In September 1941, Italy's fascist dictator, Benito Mussolini, ordered the military occupation of the entire Dalmatian coast, including the city of Dubrovnik ("Ragusa"), and islands such as Vis (Lissa) and Pag (Pago) which had been given to the puppet Independent State of Croatia of Ante Pavelić: Mussolini tried to annex those areas to the Governorship of Dalmatia, but was temporarily stopped by the strong opposition of Pavelić, who retained nominal control of them.[8]

Fascist Italy even occupied Marindol and other villages that had previously belonged to the Banovina of Croatia, Milić-Selo, Paunović-Selo, Žunić-Selo, Vukobrati, Vidnjevići and Vrhovci. In 1942 these villages were annexed to Cernomegli (now Črnomelj, in Slovenia), which was then part of the Italian Province of Lubiana, even though their population was not Slovene but Croatian.

The governorship was held until January 1943 by Giuseppe Bastianini, when he was recalled to Italy to join the cabinet, his place as governor being taken by Francesco Giunta.[9]

The Governorate of Dalmatia was cancelled administratively by Badoglio on August 19, 1943: it was substituted by direct rule of the 3 "Prefetti" governing the provinces of Zara, Spalato and Cattaro.


Detailed map of the three provinces of the Governorate of Dalmatia.

The Governorate of Dalmatia consisted of three provinces: Zara (Zadar), Spalato (Split) and Cattaro (Kotor). The administrative capital was Zara.

After the autumn of 1941 the Dalmatian islands of Pag (Pago), Brač (Brazza) and Hvar (Lesina), part of the Independent State of Croatia, were occupied by the Italian army, along with an area of Croatia which was away from the coast of Sinj towards the center of Bosnia, near Sarajevo and Banja Luka. However these were not formally annexed to the Governorate [10]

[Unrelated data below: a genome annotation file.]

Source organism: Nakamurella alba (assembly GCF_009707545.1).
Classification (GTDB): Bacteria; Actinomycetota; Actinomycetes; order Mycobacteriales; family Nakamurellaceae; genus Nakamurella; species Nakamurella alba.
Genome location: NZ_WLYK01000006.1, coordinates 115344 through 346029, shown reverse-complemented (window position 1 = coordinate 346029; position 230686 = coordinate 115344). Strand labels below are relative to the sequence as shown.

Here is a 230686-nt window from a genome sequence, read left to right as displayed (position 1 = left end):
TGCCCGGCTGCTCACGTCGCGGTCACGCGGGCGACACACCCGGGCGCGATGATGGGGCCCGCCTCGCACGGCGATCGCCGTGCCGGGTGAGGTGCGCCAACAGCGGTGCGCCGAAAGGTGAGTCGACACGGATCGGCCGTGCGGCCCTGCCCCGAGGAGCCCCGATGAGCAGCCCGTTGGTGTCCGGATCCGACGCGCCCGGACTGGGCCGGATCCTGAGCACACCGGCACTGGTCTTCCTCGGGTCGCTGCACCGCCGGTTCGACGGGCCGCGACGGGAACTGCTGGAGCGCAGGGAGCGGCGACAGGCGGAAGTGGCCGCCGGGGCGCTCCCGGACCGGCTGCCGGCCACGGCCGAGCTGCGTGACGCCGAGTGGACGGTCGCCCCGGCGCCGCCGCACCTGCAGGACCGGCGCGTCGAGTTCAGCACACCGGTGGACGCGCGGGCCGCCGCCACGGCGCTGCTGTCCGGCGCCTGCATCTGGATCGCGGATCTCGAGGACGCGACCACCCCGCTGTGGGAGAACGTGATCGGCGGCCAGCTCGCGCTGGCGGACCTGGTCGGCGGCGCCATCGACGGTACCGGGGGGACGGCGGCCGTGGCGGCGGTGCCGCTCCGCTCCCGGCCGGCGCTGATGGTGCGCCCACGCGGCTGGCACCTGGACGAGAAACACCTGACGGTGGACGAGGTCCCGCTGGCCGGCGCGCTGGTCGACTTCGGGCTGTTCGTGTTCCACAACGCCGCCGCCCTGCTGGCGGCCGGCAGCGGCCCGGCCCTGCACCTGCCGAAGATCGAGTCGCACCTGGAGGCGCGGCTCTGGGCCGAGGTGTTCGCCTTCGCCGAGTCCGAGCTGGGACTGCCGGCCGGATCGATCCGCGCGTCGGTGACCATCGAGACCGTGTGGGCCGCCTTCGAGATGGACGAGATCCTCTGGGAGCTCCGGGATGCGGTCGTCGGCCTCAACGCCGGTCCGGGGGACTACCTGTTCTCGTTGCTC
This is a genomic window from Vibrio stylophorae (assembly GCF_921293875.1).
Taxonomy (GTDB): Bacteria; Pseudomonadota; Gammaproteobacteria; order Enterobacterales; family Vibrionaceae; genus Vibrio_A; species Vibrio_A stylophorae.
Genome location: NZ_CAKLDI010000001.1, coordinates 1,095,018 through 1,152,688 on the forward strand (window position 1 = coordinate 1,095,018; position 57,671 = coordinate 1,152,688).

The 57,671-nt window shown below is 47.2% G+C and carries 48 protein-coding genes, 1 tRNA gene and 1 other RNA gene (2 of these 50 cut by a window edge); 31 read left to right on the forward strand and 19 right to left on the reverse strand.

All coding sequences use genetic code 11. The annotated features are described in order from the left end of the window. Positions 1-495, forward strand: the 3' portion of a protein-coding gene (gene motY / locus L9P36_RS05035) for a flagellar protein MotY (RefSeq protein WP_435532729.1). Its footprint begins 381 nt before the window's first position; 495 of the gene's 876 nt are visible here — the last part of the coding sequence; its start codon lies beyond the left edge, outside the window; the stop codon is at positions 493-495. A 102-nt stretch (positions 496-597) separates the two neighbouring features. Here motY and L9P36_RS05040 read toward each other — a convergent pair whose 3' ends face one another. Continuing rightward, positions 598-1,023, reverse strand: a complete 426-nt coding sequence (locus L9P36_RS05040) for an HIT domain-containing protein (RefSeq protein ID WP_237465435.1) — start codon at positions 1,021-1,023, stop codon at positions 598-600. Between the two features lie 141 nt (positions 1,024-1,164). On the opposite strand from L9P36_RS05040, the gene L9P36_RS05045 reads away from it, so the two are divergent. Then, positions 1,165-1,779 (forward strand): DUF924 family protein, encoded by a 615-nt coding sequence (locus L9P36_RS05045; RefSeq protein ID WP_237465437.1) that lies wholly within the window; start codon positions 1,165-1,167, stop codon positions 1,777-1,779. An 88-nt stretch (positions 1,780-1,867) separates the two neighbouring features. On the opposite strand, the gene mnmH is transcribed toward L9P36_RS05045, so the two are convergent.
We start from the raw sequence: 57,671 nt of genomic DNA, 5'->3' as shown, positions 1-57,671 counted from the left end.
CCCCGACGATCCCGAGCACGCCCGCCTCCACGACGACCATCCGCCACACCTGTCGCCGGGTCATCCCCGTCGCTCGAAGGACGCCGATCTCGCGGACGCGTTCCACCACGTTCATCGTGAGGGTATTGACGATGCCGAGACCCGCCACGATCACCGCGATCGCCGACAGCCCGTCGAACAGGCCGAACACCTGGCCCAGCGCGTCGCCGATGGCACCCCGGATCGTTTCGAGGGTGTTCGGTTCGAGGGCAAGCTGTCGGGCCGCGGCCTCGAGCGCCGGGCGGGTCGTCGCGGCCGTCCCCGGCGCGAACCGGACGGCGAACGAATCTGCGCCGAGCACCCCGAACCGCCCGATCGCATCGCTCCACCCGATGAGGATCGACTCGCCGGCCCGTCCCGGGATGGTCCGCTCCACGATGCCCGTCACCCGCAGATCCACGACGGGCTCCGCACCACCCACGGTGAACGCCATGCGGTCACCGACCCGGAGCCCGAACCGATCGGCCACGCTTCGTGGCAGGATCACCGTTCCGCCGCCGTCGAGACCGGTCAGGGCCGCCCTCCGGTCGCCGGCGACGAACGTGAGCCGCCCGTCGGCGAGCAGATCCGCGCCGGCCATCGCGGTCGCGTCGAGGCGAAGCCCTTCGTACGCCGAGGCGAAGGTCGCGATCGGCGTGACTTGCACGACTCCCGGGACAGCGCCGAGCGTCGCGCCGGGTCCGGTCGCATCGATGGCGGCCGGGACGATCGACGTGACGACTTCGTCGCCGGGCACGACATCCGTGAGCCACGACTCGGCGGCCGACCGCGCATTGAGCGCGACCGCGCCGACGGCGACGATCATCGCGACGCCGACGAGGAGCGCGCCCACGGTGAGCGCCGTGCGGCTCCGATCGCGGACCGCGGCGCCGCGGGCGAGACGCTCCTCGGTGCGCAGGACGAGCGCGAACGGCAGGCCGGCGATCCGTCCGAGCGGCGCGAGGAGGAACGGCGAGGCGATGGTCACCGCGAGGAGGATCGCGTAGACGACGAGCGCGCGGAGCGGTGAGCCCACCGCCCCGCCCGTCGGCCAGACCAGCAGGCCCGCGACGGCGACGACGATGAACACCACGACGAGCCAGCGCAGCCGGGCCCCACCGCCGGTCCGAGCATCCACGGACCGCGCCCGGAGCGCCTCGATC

Province Area (km²) Population[11]
Zara 3,179 211,900
Spalato 1,075 128,400
Cattaro 547 39,800
Total 4,801 380,100

After the Kingdom of Italy changed sides to the Allies in 1943, German forces took over the area. This territory was not given to the fascist Italian Social Republic (which was a puppet state of Germany), but instead completely dissolved and added to the puppet Independent State of Croatia.

But Zara (and the surrounding territory that was the original Provincia italiana di Zara until 1941) remained Italian (even if under nominal control and protection of the German Army) until 1945. The city suffered a terrible bombing in 1944: the Allies documented 30 bombing raids, while contemporary Italian accounts claim 54; fatalities recorded range from nearly 1,000, up to as many as 4,000 of the city's 20,000 inhabitants and 60% of the city's buildings were fully destroyed.

On October 30, 1944 the last Italian authority in Dalmatia -the Zara prefect Vincenzo Serrentino- left the destroyed city with the remaining Dalmatian Italians (who started the Istrian-Dalmatian exodus).[12]

Part of a series on the
History of Dalmatia

Governors of Dalmatia

See also


  2. Governatorato di Dalmazia (in Italian)
  3. Giuseppe Praga, Franco Luxardo. History of Dalmatia. Giardini, 1993. Pp. 281.
  4. Paul O'Brien. Mussolini in the First World War: the Journalist, the Soldier, the Fascist. Oxford, England, UK; New York, New York, USA: Berg, 2005. Pp. 17.
  5. Paul O'Brien. Mussolini in the First World War: the Journalist, the Soldier, the Fascist. Oxford, England, UK; New York, New York, USA: Berg, 2005. Pp. 17.
  6. A. Rossi. The Rise of Italian Fascism: 1918-1922. New York, New York, USA: Routledge, 2010. Pp. 47.
  7. Vrandečić, Josip (2001-10-07). "Razvoj talijanskog nacionalizma u Dalmaciji" (PDF). Dijalog povjesničara - istoričara 6 (in Croatian). Zagreb: Political Science Research Centre Ltd. (PSRC) for Scientific Research Work. pp. 204–205. Retrieved 2013-02-06.
  8. Giorgio Bocca, Storia d'Italia nella guerra fascista 1940-1943. Mondadori editore. Milano, 2006
  9. Jozo Tomasevich, War and revolution in Yugoslavia, 1941-1945: occupation and collaboration, Stanford University Press, 2001, pp. 136-137
  10. Davide Rodogno. Fascism's European empire. Cambridge University Press, 2006 Pp. 419/20.
  11. cfr.: Davide Rodogno Il nuovo ordine mediterraneo, ed. Bollati Boringhieri, Turin, 2003.
  12. History of Zara bombing (in Italian)